Get a tandem or do hill flying before going aloft alone. Your life depends on it. A flight can go from fun to fatal in a matter of seconds with inappropriate control inputs. Towing is another way to get a flight before soloing with the motor but that has it’s own risk. One student has died during a towing accident—treat it with great respect.
  • Water. Never, ever accept any situation where you could end up in water over 12″ deep if the engine quit. By avoiding the possibility of water immersion you improve your odds of surviving the sport by at least 25%.
  • Steep maneuvering. Spirals are the worst because they can quickly cause pilot blackout which will almost certainly be fatal since steep spirals do not recover on their own. Wingovers are the next worst because they involve so much vertical and can easily result in wing collapses.
  • Low flying. Wires pop up everywhere and, if you fly low enough, long enough, eventually you’ll run into one. When you do, there’s roughly a one-in-30 chance it will be fatal. Other risks of low flying involve being confused by the “downwind demon” illusion and whacking into something from inappropriate reaction. That illusion only causes problems when flying low.
  • Weather. Fly within the first 3 and last 3 hours of daylight on days with benign conditions and no major changes forecast. If it’s windy aloft, it will soon be gusty and turbulent at the surface. Strong conditions have been a likely factor in three fatalities that I know about and overlap a couple others. Training in strong conditions, for example, is a particularly bad idea.
    Some pilots seek out thermals to stay aloft. I have, too. This trades some safety for the fun of soaring and a reserve parachute is essential. It’s not uncommon for paragliding competitions to see several “saves” after pilots take large collapses in strong thermal conditions. A reserve is no panacea, though, top pilots have still died at the hands of strong conditions even though they carried reserves.
  • Midair. If you fly with others you are at risk. If you hit someone there is about a 1 in 10 chance it will be fatal. “look, shallow, up/down, turn” means look in the turn direction, start a shallow bank while looking up and down in the turn direction and finally do your turn. It doesn’t take many pilots in the air, either. The one fatality I’m aware of happened with 4 pilots aloft and neither was in a landing pattern.
  • Equipment. Using someone else’s equipment adds risk. A 2007 fatality happened to a pilot who took off in borrowed gear and got a brake wrapped in the prop. This is more likely in low hook-in machines but there likely other risks that apply to all machines.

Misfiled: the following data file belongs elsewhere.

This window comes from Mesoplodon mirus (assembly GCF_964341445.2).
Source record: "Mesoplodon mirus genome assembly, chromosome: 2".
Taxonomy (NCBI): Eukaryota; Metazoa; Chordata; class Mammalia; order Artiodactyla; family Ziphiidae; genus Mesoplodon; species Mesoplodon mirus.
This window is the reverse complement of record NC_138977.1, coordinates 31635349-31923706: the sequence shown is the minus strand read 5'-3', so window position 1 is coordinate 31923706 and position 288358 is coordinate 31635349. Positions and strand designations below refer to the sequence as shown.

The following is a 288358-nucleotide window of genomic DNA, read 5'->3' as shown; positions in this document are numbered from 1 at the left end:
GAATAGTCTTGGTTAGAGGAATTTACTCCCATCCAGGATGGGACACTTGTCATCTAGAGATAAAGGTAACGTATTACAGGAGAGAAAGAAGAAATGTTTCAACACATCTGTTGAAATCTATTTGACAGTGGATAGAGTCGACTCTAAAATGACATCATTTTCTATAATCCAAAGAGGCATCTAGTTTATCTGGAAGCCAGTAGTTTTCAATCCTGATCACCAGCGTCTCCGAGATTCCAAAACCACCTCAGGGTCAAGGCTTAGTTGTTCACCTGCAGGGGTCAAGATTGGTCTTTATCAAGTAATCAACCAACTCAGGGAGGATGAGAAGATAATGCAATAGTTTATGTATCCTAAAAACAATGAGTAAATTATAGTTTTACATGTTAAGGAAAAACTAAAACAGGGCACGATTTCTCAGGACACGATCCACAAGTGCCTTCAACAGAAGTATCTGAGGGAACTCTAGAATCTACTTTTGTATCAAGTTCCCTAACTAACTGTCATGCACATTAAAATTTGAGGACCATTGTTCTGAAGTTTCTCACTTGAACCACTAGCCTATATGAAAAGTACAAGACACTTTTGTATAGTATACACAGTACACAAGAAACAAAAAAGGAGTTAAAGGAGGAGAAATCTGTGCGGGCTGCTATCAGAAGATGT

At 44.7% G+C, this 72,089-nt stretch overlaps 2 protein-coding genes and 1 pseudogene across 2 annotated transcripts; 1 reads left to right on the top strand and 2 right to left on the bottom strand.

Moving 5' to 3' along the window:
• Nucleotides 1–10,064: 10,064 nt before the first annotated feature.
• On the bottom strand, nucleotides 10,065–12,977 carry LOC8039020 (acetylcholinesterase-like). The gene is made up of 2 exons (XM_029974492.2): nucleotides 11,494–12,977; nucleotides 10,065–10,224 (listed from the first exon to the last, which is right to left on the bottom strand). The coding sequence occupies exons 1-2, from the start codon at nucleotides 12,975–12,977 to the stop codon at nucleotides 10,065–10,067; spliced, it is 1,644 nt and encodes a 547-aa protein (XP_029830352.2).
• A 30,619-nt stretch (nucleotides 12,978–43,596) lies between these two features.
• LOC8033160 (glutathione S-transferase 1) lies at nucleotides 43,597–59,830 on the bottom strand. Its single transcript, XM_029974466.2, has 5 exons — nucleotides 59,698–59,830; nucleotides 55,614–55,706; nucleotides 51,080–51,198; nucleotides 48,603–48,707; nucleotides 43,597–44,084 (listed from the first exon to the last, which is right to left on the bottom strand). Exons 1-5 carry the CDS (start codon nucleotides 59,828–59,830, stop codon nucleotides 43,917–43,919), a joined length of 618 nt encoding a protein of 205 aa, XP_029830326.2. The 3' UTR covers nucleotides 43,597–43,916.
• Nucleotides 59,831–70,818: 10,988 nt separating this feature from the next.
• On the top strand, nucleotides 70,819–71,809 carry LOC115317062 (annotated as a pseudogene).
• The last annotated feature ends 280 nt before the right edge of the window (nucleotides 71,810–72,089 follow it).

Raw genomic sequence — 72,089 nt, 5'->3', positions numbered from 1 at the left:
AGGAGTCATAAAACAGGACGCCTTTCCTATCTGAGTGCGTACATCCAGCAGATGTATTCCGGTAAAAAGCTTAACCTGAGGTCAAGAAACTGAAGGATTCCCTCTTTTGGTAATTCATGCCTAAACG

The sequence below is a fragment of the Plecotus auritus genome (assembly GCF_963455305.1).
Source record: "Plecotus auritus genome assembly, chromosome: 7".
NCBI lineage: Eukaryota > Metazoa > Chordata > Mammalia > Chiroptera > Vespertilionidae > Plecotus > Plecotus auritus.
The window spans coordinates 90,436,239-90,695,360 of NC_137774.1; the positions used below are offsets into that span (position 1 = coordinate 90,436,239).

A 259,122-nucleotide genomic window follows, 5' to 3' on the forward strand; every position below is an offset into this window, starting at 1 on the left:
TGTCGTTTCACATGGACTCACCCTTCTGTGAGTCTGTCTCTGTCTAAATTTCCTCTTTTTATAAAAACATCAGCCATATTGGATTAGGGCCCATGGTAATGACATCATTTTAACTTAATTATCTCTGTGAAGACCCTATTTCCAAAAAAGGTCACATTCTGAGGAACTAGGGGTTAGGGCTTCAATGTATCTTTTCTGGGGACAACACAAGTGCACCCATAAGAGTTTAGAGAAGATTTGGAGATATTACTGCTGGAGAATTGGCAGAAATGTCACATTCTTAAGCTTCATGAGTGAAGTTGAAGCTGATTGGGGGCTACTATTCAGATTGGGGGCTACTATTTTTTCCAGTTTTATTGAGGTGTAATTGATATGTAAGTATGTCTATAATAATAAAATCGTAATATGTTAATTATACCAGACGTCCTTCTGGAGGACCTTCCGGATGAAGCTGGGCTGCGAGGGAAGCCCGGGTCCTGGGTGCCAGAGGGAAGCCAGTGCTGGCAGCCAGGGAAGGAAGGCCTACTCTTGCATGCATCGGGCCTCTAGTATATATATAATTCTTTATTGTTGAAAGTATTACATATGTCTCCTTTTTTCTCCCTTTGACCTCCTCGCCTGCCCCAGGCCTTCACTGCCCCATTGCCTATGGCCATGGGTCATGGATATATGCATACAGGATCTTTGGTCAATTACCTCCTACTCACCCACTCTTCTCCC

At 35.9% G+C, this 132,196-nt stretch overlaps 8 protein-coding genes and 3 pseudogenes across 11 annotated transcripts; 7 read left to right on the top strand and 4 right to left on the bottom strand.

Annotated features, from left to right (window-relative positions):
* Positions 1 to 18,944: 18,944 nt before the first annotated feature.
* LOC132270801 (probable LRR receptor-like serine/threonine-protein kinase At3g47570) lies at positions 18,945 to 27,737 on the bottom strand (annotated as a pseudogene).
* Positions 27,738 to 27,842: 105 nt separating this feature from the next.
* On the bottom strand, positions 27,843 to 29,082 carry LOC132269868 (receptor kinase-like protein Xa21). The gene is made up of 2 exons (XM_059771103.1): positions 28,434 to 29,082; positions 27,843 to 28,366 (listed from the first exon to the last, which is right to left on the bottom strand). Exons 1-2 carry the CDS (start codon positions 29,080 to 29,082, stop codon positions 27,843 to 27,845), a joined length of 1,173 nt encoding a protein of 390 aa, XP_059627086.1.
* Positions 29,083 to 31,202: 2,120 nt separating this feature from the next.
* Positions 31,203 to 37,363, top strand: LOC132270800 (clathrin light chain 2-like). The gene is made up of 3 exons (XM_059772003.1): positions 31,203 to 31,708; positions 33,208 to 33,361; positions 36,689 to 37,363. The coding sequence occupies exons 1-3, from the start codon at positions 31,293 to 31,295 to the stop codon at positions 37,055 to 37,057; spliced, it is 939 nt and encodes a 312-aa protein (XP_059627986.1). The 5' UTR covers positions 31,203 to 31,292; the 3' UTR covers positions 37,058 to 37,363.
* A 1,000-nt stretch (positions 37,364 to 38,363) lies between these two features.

If you have a low hook-in machine, make sure the cage has sufficient protection above and on top (covering the prop, preferably) to prevent a brake toggle from going in. It depends on the wing, too, since they have different brake pulley positions and some pilots have modified their brakes to hang below the pulley. Otherwise it will be up to you to insure it doesn’t happen. I’ve seen or heard of brakes going into the prop about 12 times and this is the second fatality resulting from it.
  • Sites. Flying from tight or unknown sites has proven risky. Scope them out, walk them off, if necessary and don’t accept places where you don’t know how much wind may be present if rotor could be a factor.
  • Landable areas. Landing in or colliding with a tree gives about a 1 in 50 chance of being fatal. Always have a safe landing option. This is painlessly easy to heed for most of us. In fact, if you land into the wind, out of any significant rotor and on dry surface, the chances of dying are very, very small (I don’t know of any). But don’t land in trees or water!


As to the risk of serious injury that’s a different story. Of course the fatal causes listed above can certainly also leave serious injury but there is one category that beats them all for non-lethal but debilitating injury: body contact with spinning prop. It’s dramatic, too. Even experienced pilots have been severely injured by getting body parts, usually an arm or hand but sometimes a leg or shoulder, into the prop. And it usually happens during engine start, especially if the engine is being difficult to start.

What’s remarkable about this category is that it’s so preventable. The Safety ring or SafeStart would likely dramatically make machines safer but these technologies have not been adopted by the manufacturing community. Check out articles under Prop Safety.

How Many Paramotor Pilots?

My observation is that there are about 80 active pilots in the Chicago Metropolitan area with a population of about 10,000,000. That’s means that 0.0004% of the population flies PPG. That would be about 2800 pilots but there is a higher concentration in warmer states so I’m assuming there are about 3000 pilots in the U.S.

There are probably 10,000 paramotor units out there although many pilots have more than one and many units are languishing in storage. The sport is replete with those who have big intentions but falter when they discover it’s not so easy, especially without good instruction.

Thanks to John Will & Mike Nowland for input and correction on the fatality rate computation and units.